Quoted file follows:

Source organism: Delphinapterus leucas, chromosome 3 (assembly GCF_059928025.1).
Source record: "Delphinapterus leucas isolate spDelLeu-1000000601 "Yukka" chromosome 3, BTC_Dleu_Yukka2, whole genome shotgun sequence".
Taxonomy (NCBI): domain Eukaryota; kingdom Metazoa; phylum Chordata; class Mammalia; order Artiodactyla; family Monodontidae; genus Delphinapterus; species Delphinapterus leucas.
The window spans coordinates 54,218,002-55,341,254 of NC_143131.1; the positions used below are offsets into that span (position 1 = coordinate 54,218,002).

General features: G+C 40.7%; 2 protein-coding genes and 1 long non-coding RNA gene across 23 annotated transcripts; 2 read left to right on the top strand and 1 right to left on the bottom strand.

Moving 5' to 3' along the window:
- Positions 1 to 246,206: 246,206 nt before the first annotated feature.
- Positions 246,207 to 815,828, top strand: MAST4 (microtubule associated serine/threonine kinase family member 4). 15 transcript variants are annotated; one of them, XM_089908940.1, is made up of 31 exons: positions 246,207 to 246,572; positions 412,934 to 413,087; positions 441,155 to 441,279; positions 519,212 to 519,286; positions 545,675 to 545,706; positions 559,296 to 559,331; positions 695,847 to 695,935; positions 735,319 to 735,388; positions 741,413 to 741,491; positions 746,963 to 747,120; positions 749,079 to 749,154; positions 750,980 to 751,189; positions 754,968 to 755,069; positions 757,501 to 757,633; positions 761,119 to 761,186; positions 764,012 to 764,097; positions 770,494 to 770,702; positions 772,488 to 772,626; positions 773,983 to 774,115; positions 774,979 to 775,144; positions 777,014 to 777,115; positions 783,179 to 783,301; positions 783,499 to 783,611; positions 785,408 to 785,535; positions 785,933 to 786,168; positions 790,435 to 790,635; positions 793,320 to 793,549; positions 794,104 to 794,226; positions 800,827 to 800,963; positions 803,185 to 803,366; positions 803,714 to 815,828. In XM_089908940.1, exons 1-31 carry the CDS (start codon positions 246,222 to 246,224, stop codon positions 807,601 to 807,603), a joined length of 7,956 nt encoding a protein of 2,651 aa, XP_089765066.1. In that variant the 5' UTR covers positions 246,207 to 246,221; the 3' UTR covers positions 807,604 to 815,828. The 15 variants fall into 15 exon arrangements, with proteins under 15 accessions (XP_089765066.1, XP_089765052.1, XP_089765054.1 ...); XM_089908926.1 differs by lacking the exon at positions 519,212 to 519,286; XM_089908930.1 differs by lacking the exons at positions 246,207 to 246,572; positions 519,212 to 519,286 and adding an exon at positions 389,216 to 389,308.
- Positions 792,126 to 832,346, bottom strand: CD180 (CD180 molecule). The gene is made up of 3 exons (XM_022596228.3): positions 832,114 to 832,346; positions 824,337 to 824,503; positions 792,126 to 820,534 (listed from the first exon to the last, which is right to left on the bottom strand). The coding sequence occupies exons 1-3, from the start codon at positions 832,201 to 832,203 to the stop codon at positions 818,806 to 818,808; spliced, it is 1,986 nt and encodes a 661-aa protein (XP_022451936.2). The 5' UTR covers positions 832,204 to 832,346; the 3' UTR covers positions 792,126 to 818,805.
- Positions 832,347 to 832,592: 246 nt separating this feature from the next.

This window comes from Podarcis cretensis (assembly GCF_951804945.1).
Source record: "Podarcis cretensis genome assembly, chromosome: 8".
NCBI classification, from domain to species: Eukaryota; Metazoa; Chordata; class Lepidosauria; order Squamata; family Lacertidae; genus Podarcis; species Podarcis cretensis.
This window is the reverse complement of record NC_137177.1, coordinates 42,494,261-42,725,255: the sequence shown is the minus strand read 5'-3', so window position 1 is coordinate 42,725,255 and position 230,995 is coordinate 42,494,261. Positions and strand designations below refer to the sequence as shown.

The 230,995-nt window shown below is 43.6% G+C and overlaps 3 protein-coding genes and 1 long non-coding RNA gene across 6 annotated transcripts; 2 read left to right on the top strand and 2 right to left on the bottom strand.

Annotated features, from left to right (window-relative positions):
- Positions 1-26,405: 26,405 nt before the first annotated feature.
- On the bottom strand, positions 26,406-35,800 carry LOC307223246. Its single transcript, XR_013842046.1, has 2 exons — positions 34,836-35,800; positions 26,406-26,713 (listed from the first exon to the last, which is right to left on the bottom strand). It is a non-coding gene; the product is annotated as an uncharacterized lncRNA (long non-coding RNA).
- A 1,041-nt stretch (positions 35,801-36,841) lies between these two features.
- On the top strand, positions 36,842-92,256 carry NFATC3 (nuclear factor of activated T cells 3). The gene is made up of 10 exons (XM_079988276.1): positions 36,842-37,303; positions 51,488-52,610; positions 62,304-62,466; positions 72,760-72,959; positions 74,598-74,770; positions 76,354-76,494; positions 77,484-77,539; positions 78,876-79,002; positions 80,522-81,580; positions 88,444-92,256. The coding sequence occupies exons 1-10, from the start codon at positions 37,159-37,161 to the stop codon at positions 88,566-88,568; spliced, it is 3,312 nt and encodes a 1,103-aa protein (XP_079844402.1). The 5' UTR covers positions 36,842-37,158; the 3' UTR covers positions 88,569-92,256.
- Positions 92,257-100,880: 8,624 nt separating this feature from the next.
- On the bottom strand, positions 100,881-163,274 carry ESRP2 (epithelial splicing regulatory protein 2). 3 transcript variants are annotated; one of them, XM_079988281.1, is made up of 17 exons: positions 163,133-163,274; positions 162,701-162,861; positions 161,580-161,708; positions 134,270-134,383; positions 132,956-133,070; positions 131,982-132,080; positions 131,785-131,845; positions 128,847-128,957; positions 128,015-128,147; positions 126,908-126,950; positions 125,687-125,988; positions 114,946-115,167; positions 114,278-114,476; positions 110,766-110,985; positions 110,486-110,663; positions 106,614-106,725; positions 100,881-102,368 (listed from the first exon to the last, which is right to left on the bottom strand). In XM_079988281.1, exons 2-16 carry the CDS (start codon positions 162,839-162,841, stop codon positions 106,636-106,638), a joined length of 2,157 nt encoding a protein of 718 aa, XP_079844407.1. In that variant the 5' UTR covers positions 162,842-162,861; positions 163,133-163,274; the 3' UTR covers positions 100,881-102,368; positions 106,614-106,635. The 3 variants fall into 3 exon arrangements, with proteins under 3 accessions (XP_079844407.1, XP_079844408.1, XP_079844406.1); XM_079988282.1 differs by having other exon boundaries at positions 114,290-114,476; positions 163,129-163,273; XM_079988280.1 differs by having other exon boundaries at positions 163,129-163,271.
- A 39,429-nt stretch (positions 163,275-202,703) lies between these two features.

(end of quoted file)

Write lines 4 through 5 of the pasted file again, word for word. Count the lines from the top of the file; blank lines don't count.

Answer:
The window spans coordinates 54,218,002-55,341,254 of NC_143131.1; the positions used below are offsets into that span (position 1 = coordinate 54,218,002).

General features: G+C 40.7%; 2 protein-coding genes and 1 long non-coding RNA gene across 23 annotated transcripts; 2 read left to right on the top strand and 1 right to left on the bottom strand.